Manufacturers of both over-the-counter and prescription drugs are scrambling to figure out what kind of packaging redesigns and packaging line upgrades will be necessary in the wake of the Food and Drug Administration’s final rule on bar coding of drugs. The rule was issued February 28, is effective April 26, with enforcement to begin April 26, 2006.
Not that there is much that is surprising in the final rule; most of the language follows the March 2003 proposed rule, except for some welcome new language on exemptions. The bar-code ruling applies to prescription and OTC drugs as well as to blood and vaccine products commonly used in hospitals and dispensed to order.
These products must have linear bar codes that include the National Drug Code (NDC) for each product. The bar code can use Reduced Space Symbology (RSS), which allows for a greatly reduced bar-code size. That would make the bar code small enough to fit on almost all packages, though unit-dose blister cells, which also must be bar coded, could be a problem due to their small size.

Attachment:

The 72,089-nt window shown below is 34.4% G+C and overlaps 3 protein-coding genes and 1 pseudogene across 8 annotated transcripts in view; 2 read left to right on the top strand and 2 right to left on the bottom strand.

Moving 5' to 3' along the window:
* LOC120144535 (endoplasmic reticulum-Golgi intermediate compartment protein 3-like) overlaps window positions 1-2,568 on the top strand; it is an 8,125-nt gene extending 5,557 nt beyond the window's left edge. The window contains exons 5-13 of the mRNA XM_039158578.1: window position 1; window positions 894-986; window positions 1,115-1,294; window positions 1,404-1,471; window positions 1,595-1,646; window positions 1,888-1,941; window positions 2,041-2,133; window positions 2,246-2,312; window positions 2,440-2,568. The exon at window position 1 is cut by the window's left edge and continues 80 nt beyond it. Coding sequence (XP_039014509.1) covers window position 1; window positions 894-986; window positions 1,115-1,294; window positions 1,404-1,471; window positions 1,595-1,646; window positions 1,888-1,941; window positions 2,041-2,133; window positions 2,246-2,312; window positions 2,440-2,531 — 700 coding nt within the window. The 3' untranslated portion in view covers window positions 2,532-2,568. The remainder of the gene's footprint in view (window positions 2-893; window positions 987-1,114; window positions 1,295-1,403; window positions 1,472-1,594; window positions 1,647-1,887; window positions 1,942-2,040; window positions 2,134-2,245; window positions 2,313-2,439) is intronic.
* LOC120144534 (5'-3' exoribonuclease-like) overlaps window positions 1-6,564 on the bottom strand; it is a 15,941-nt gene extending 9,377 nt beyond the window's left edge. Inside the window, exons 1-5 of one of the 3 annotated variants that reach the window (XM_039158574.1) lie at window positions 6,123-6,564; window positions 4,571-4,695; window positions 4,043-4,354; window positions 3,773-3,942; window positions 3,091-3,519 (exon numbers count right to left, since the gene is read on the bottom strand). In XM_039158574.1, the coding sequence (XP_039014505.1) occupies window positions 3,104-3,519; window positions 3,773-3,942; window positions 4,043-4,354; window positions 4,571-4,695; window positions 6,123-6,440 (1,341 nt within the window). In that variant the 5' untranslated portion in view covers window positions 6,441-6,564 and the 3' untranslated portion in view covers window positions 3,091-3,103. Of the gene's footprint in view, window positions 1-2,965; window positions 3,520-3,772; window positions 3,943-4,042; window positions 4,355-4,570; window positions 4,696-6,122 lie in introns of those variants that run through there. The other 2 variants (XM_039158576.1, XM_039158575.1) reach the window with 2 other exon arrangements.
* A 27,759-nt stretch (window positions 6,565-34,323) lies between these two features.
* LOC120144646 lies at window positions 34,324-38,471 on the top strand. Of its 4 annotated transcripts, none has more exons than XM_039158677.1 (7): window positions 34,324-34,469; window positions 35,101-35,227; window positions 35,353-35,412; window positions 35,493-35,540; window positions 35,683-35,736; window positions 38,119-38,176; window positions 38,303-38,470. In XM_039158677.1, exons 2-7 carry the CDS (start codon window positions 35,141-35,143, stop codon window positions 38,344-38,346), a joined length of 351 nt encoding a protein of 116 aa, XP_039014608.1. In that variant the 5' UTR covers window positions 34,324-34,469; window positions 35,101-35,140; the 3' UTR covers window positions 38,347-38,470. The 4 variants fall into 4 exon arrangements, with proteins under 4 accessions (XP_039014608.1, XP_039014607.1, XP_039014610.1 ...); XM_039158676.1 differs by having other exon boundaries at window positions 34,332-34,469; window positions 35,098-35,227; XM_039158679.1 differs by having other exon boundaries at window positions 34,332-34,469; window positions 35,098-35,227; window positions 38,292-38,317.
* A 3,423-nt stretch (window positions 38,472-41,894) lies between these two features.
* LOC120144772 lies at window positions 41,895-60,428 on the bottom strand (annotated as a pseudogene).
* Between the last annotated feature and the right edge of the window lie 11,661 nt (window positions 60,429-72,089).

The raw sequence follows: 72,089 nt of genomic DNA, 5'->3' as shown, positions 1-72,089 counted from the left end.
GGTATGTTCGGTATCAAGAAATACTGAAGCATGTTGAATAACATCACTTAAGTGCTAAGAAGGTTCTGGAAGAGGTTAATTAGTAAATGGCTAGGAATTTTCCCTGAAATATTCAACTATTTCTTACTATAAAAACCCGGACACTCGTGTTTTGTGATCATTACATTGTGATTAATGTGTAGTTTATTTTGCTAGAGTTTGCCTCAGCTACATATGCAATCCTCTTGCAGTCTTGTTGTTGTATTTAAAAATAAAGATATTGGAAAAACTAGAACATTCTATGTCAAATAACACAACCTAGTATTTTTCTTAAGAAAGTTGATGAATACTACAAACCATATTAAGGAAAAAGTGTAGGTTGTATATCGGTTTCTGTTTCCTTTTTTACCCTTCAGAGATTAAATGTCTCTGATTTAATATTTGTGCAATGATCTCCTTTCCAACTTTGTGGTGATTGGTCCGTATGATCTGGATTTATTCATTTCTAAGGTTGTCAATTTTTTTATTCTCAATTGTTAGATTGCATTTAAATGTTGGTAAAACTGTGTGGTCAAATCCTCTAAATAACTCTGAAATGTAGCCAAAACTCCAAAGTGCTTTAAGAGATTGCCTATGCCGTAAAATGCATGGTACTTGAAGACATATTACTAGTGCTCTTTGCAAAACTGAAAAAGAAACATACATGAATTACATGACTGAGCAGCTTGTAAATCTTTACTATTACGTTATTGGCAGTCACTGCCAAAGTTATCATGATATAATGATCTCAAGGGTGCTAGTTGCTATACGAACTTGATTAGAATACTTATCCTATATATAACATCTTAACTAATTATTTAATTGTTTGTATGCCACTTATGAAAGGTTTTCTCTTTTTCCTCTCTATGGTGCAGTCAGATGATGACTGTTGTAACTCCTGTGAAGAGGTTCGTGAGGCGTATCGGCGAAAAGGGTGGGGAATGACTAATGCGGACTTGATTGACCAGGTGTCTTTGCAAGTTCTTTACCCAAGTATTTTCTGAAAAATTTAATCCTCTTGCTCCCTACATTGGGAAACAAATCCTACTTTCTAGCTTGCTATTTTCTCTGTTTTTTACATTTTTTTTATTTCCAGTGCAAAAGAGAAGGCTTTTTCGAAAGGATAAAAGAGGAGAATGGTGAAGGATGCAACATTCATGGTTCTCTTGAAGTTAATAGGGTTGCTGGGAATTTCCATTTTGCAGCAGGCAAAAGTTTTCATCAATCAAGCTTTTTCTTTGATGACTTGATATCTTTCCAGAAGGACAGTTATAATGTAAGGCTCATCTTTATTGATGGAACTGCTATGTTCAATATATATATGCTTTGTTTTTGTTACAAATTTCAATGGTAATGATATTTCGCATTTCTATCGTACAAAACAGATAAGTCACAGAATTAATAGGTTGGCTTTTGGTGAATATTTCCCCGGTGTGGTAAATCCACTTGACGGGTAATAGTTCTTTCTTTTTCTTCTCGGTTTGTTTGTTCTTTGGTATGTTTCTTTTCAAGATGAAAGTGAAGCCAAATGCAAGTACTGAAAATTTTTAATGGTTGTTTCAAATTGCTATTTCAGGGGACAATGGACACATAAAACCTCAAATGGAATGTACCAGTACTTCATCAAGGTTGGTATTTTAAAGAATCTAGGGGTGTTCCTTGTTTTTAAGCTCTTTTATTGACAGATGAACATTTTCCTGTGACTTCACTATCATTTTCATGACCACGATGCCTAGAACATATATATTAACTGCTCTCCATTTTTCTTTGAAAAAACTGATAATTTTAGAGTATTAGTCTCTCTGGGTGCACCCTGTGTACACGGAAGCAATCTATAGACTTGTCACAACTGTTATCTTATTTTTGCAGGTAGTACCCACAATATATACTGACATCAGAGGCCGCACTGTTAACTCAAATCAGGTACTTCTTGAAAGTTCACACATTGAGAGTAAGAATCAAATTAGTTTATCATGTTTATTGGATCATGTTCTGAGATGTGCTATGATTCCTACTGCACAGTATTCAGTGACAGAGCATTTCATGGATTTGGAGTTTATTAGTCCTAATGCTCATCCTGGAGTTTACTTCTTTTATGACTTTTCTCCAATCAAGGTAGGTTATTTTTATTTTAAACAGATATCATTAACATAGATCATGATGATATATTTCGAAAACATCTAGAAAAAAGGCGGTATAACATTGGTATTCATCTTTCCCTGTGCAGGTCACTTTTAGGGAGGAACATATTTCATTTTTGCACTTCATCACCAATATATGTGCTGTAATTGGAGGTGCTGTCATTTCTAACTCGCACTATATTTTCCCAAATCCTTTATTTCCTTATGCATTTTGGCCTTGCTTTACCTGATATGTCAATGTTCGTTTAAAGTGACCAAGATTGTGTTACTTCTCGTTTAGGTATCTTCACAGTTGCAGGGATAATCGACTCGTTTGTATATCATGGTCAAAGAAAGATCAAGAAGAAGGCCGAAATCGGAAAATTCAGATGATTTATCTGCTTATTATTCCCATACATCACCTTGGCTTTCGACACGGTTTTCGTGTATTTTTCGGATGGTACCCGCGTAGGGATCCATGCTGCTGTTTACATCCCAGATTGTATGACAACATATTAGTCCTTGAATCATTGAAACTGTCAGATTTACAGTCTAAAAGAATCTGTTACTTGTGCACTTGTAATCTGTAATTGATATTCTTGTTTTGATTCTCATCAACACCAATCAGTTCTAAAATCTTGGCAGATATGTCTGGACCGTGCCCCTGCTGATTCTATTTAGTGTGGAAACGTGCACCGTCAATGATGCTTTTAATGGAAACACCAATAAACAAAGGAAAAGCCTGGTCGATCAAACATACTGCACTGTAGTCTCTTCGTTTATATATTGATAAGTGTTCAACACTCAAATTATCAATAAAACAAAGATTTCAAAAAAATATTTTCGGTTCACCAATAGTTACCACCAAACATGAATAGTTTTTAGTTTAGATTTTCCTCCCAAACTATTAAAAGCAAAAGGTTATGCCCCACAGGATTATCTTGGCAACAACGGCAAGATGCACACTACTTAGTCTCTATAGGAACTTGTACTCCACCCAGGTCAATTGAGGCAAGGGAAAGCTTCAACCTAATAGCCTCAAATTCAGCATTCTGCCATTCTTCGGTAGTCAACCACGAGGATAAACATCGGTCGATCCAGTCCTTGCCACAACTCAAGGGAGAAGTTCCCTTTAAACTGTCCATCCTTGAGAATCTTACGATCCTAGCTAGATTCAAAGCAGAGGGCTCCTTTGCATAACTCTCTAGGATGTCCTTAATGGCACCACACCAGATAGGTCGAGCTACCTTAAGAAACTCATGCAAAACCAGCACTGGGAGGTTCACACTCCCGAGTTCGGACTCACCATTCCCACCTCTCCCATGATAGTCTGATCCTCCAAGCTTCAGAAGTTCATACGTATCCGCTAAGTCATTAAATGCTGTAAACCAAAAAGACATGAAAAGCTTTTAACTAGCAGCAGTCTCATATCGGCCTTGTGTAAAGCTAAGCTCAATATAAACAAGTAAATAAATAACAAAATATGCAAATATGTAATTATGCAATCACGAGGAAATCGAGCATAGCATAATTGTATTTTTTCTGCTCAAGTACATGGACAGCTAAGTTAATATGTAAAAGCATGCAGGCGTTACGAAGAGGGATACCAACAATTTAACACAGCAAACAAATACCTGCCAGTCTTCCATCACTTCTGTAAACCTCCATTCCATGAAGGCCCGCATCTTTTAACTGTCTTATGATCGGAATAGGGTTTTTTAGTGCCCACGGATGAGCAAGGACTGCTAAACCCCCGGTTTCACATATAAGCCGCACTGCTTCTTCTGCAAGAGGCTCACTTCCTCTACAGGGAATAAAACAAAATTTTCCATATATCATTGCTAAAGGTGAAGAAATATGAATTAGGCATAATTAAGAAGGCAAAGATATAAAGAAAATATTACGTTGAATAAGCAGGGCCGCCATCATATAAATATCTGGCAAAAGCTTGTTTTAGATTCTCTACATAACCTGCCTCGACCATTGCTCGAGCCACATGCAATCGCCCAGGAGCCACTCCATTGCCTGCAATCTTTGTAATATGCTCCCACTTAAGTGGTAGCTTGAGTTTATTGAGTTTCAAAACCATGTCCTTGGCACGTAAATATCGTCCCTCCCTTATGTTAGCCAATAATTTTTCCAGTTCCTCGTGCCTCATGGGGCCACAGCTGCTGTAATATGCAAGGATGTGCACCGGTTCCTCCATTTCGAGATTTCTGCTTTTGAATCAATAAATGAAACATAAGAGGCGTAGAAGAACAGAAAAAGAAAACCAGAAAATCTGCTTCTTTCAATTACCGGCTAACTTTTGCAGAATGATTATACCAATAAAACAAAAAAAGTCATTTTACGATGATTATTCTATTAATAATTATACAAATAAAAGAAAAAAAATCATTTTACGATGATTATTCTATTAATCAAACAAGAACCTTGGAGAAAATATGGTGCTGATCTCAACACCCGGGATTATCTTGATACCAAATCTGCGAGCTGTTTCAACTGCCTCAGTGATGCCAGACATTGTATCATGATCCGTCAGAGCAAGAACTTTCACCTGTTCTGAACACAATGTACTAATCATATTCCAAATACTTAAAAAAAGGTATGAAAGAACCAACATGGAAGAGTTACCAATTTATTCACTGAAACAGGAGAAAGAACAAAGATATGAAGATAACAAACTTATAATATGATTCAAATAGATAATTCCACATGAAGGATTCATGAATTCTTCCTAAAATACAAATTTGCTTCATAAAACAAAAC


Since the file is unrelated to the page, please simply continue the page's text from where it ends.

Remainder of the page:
However, the FDA ruled out two-dimensional data-matrix bar codes, which are even smaller than RSS codes and better suited to the tiniest of packages. That was probably due to the relatively few institutions equipped to read those codes.
For existing products, companies have two years to comply. For brand-name and generic companies, the FDA estimates costs of up to $28.1 million over the next two years, mostly attributable to redesign and bar coding of unit-dose primary packaging. Modifications to secondary packaging that include NDC information will cost $6.1 million over that time. OTC drug manufacturers, repackagers, and relabelers will spend $19.9 million on modifications over the next two years.